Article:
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    I am still grappling with why someone would want to put a 35mm shuttlerless lens on a MF body that is shuttlerless or why some one would want to put a shuttered MF lens on a shuttered 35mm body. Do some people have more time in their hands than they can deal with?

    Please advise.

    Interested readers want to know!

    Steve
    Warning!! Handling a Hasselblad can be harmful to your financial well being!

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  7. #7

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    Quote Originally Posted by fschifano View Post
    First of all, the back focus of medium format lenses lenses far exceeds the back focus of 35 mm SLR lenses. It would be like having the lens attached to an extension tube on the smaller format camera. Infinity focus would be impossible.
    You got it backwards.
    MF lenses work perfectly fine on 35 mm bodies. Infinity focus and all.
    Just because the back focus is so much larger, you can adapt MF lenses to any 35 mm camera and still have no problem at all to get infinity focus.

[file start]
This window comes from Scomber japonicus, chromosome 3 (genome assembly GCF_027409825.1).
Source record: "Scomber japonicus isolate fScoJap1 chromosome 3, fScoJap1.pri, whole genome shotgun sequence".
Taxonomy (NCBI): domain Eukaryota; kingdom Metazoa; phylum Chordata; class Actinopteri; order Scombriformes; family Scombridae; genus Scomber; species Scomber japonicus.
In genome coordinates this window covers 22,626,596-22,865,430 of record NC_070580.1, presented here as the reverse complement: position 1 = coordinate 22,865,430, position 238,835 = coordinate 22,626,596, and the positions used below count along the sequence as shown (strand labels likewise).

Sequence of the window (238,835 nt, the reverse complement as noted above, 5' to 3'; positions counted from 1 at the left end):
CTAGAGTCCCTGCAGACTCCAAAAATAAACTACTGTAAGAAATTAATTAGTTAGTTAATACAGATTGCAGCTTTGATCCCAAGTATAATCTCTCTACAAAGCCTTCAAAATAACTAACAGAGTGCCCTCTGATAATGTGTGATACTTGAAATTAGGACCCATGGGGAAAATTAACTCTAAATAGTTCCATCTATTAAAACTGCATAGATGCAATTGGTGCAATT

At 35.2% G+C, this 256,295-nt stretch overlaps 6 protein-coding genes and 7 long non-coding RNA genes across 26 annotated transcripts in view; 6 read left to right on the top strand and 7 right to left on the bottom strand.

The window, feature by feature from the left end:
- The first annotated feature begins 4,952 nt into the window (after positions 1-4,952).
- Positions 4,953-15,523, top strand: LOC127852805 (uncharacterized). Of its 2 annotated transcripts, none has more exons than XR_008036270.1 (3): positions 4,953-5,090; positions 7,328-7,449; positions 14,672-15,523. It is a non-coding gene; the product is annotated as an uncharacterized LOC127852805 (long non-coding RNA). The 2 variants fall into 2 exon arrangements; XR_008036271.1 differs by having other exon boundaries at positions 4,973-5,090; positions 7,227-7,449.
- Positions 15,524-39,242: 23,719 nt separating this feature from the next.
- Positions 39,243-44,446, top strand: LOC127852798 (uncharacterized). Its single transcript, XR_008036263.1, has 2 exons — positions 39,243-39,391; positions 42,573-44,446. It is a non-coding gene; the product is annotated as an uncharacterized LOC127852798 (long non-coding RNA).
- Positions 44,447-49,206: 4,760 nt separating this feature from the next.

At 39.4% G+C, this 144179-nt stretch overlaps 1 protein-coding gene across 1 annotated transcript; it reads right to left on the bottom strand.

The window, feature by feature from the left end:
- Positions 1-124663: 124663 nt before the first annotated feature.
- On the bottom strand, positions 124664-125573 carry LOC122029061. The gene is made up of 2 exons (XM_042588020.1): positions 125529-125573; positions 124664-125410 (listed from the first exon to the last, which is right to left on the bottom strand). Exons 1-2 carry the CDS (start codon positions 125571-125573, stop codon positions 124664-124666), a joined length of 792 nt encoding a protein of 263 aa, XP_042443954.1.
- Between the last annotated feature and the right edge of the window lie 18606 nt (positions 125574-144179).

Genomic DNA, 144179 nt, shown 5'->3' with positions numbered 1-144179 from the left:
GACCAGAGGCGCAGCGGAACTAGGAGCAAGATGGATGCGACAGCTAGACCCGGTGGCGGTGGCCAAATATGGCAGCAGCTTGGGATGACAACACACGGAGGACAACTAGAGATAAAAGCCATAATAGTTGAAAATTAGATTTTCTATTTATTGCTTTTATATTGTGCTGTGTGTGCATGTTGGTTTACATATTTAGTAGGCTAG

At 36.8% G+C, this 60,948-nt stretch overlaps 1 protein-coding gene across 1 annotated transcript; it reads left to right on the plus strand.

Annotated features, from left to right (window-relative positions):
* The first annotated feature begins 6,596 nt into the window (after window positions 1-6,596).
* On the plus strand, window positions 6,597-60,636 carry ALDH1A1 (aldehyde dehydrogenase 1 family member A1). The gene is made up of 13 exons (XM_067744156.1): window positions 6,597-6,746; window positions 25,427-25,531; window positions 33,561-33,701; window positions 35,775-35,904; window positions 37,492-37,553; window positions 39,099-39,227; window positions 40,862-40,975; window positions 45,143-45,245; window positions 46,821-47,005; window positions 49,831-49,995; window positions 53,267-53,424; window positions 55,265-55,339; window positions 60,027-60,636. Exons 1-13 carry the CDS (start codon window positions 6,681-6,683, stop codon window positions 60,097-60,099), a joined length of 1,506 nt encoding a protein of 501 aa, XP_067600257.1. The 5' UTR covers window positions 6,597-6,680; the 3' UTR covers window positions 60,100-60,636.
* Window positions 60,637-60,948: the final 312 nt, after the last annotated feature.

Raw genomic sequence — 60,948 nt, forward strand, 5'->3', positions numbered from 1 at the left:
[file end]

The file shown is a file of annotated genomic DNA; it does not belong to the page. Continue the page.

Quote Originally Posted by fschifano View Post
    Second, MF lenses are designed for the format, and may very well resolve less than lenses designed for 35 mm format.
    That too you have backwards.
    35 mm lenses need to be better for 35 mm to begin to have a chance to equal MF in quality.
    Lore has this demand put on 35 mm lenses (rarely met, by the way) reversed, having us believe that MF lenses are in fact less good.
    Not so.

    Most MF lenses do just as well as many 35 mm lenses. In both camps there are lesser performers, and more stellar performers. On the whole, that believe that MF lenses are less good is quite simply not true.


    Quote Originally Posted by fschifano View Post
    The advantage in medium format comes from the fact that you have a much larger negative to work with. The need for less enlargement means that there is less degradation from enlargement, leading to more resolution in the final print or whatever.
    Which only is an advantage if it isn't let down again by using less good lenses.
    Think about it.


    Quote Originally Posted by fschifano View Post
    There is no advantage, and several disadvantages to cobbling MF lenses to 35 mm cameras.
    Yep. Less convenient: no coupling to meters, manual diaphragm, big and heavy, and all that.

  8. #8

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    Quote Originally Posted by Sirius Glass View Post
    I am still grappling with why someone would want to put a 35mm shuttlerless lens on a MF body that is shuttlerless or why some one would want to put a shuttered MF lens on a shuttered 35mm body. Do some people have more time in their hands than they can deal with?

    Please advise.

    Interested readers want to know!

    Steve
    Well, first the shutter thing.